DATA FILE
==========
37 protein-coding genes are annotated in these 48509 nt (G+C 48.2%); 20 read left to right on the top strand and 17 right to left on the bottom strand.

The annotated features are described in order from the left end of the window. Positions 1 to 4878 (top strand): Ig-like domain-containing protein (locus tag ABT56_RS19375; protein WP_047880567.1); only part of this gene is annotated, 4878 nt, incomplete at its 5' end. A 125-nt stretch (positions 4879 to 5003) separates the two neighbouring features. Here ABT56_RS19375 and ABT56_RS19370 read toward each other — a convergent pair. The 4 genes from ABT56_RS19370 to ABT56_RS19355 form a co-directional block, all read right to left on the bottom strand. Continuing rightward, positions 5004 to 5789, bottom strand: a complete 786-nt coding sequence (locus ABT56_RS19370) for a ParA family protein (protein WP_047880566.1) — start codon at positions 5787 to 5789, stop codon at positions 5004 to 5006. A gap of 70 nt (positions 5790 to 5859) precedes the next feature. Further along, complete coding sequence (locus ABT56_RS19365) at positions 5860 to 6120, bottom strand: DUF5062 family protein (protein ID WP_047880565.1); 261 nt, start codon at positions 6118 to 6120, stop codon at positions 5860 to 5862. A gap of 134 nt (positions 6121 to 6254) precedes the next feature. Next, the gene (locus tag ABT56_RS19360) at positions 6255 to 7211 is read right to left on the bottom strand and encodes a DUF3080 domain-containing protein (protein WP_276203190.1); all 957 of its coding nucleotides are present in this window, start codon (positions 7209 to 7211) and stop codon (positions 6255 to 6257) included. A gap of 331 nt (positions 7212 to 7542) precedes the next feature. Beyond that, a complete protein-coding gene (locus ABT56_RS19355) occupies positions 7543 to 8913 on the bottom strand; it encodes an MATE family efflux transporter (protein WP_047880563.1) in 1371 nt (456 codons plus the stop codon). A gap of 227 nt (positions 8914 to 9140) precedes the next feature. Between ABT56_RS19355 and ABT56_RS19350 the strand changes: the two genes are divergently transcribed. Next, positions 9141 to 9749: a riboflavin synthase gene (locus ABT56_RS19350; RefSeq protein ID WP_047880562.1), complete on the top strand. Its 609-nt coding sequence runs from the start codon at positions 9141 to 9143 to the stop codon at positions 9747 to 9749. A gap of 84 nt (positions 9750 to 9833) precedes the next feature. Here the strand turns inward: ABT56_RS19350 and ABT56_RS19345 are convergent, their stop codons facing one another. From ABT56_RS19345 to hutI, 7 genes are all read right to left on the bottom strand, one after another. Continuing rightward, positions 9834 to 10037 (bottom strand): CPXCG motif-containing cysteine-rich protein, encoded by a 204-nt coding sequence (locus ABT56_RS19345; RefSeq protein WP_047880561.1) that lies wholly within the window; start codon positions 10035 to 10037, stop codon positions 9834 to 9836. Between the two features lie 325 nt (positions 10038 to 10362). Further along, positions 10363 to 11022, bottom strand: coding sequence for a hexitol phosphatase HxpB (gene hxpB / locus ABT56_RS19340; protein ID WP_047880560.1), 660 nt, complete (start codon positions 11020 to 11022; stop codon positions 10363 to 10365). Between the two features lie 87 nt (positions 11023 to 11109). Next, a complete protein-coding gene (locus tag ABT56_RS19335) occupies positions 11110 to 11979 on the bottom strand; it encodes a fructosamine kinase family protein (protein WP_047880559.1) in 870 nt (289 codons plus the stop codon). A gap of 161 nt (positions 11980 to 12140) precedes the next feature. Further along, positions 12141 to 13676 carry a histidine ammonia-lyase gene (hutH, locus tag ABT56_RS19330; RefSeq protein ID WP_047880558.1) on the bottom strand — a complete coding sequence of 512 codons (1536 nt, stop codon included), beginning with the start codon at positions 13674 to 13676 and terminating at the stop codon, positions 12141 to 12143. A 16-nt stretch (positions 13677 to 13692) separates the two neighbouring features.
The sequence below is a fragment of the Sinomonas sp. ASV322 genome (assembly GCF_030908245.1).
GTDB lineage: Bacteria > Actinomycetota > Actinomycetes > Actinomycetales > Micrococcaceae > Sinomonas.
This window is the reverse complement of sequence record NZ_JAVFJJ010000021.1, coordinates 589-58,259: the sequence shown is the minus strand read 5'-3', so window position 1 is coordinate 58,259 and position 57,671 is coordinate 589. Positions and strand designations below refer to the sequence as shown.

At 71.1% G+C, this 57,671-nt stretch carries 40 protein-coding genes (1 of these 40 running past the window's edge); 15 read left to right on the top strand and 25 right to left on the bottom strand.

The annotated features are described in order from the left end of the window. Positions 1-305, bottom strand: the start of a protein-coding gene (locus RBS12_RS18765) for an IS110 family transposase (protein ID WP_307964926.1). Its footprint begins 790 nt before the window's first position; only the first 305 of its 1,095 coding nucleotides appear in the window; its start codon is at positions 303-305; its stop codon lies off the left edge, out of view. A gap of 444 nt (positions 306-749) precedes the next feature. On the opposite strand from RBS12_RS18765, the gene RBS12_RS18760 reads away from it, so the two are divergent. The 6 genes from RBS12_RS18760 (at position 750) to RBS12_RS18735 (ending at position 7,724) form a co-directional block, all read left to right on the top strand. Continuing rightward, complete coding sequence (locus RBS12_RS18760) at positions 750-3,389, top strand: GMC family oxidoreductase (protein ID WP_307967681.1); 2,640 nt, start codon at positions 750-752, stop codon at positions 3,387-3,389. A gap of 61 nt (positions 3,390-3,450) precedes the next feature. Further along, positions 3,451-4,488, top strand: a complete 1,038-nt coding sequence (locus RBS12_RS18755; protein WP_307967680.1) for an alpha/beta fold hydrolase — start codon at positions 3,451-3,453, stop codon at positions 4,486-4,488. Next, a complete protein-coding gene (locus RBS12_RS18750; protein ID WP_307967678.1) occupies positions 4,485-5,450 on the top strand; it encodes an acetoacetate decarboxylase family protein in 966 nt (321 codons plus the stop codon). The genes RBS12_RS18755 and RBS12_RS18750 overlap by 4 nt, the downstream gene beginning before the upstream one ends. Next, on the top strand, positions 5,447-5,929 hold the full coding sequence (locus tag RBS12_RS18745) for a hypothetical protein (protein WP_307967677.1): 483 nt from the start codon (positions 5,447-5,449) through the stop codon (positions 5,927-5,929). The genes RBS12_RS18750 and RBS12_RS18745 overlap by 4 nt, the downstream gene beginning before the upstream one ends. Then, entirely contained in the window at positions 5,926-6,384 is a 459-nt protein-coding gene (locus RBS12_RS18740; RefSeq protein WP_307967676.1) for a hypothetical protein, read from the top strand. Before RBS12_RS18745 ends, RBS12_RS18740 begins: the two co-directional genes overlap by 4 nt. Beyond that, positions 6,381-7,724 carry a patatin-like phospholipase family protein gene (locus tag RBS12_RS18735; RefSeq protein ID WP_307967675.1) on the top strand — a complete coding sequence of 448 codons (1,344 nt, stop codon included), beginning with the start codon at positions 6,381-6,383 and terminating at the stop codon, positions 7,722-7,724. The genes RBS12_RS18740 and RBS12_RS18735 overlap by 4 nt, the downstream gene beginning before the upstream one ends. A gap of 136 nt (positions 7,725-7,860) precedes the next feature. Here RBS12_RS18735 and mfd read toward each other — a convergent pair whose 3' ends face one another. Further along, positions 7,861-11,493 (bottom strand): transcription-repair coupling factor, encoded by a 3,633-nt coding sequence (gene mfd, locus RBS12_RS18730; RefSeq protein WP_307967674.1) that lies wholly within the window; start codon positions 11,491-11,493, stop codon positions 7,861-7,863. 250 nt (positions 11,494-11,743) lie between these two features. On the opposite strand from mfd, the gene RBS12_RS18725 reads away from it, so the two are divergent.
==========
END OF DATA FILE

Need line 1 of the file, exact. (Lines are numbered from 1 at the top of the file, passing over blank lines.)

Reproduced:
37 protein-coding genes are annotated in these 48509 nt (G+C 48.2%); 20 read left to right on the top strand and 17 right to left on the bottom strand.